Administrative law – Decisions of administrative tribunals – Subdivision and Development Appeal Board – Appeals – Leave to appeal – Tribunal’s power to participate in leave application – Tribunal’s power to consider its own decisions – Judicial review – Jurisdiction – Parties – Standing
1447743 Alberta Ltd. v. Calgary (City),  A.J. No. 263, 2011 ABCA 84, Alberta Court of Appeal, March 16, 2011, P.W.L. Martin J.A.
The applicant, 1447743 Alberta Ltd., sought leave to appeal a decision of the respondent’s Subdivision and Development Appeal Board (the “Board”). The Board had overturned the City of Calgary’s development authority’s decision to issue a development permit to the Applicant for a bottle return depot. Before addressing the merits of the Applicant’s leave to appeal application, the Court of Appeal had to address a preliminary issue relating to the Board’s ability to participate in the leave application.
The parties agreed that the case of Northwestern Utilities Ltd. v. Edmonton,  1 S.C.R. 684, is the leading case regarding a tribunal’s participatory role before the court when its decision is the subject of attack. The Supreme Court of Canada held that the tribunal may not address the merits of its decision, but should limit its participation to providing an explanatory role regarding the record before the tribunal and to making representations relating to its jurisdiction. The Court of Appeal noted that the courts have adopted a more lenient attitude in allowing a tribunal to participate in appeal and judicial review proceedings since the Northwestern decision in 1979.
The Court of Appeal held that the permissible scope of a tribunal’s participation will largely depend upon the circumstances and context of each proceeding. The Court of Appeal reviewed three principle factors influencing the scope of permissible participation for the Board.
First, the nature of the proceeding is a relevant factor to take into account. In that regard, the Applicant here was merely seeking leave to appeal, which is the first step for an applicant seeking to overturn a decision of the Board. However, the Court of Appeal noted that there is a potentiality that the matter may eventually be referred back to the Board for issues to be reheard and this reinforces the need for the Board to preserve its integrity and impartiality.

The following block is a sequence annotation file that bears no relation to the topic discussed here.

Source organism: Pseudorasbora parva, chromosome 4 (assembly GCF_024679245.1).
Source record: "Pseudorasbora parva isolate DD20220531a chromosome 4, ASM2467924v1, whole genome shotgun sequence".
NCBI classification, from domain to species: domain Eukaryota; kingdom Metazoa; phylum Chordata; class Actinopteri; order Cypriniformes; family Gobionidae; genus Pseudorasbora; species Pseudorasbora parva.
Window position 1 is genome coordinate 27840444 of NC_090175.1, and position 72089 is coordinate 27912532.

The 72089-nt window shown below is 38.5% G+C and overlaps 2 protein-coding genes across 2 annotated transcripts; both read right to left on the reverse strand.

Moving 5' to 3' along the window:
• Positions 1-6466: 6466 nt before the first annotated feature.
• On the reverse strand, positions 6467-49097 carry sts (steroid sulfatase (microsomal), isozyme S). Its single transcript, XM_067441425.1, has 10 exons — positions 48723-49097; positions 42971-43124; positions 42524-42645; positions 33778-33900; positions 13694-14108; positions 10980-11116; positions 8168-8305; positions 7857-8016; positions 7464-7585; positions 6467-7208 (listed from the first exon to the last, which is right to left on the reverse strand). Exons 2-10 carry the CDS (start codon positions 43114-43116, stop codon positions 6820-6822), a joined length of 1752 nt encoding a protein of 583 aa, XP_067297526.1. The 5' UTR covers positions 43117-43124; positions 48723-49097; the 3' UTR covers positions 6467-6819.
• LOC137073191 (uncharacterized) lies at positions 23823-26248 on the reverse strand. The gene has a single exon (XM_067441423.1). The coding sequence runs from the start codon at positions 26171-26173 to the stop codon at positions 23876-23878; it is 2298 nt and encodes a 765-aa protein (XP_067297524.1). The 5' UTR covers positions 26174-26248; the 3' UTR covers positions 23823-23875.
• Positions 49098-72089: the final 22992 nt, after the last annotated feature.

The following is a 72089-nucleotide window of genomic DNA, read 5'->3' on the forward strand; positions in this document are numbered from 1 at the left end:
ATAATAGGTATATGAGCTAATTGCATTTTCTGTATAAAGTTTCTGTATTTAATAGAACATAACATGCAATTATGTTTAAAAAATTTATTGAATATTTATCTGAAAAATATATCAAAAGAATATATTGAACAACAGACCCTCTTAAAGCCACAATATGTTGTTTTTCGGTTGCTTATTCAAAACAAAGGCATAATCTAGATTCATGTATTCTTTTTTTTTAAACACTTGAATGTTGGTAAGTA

Second, it was necessary to review the Board’s authority established by its enabling legislation. The Board is permitted to appear as a respondent on the leave application and, if leave is granted, on the appeal itself (with the right to be represented by counsel). However, the Court of Appeal held that the full standing accorded to the Board did not require or justify allowing the Board to address the merits of the issue by defending its decision. In other words, the legislation did not dictate a larger role for the Board but was one factor that suggested a greater role to be played by the Board.
Third, it is important that there is a fully adversarial setting and therefore it is relevant to consider whether there is an absence of any opposing view in the proceeding. In certain cases, the absence of an opposing view may permit a tribunal to advance more extensive submissions. The Board appeared to be the only party willing to oppose the leave application on its merits though there were other parties that may fill that void if the Board’s participation was limited. The Court of Appeal therefore held that there were limited concerns about the lack of an adversarial setting.
The Court of Appeal concluded that the Board was entitled to make submissions as to the scope of its jurisdiction and to explain the record. The Board was not permitted to seek to justify the correctness of its decision.
This case was digested by Scott J. Marcinkow of Harper Grey LLP. If you would like to discuss this case further, please feel free to contact him directly at firstname.lastname@example.org or review his biography at http://www.harpergrey.com.
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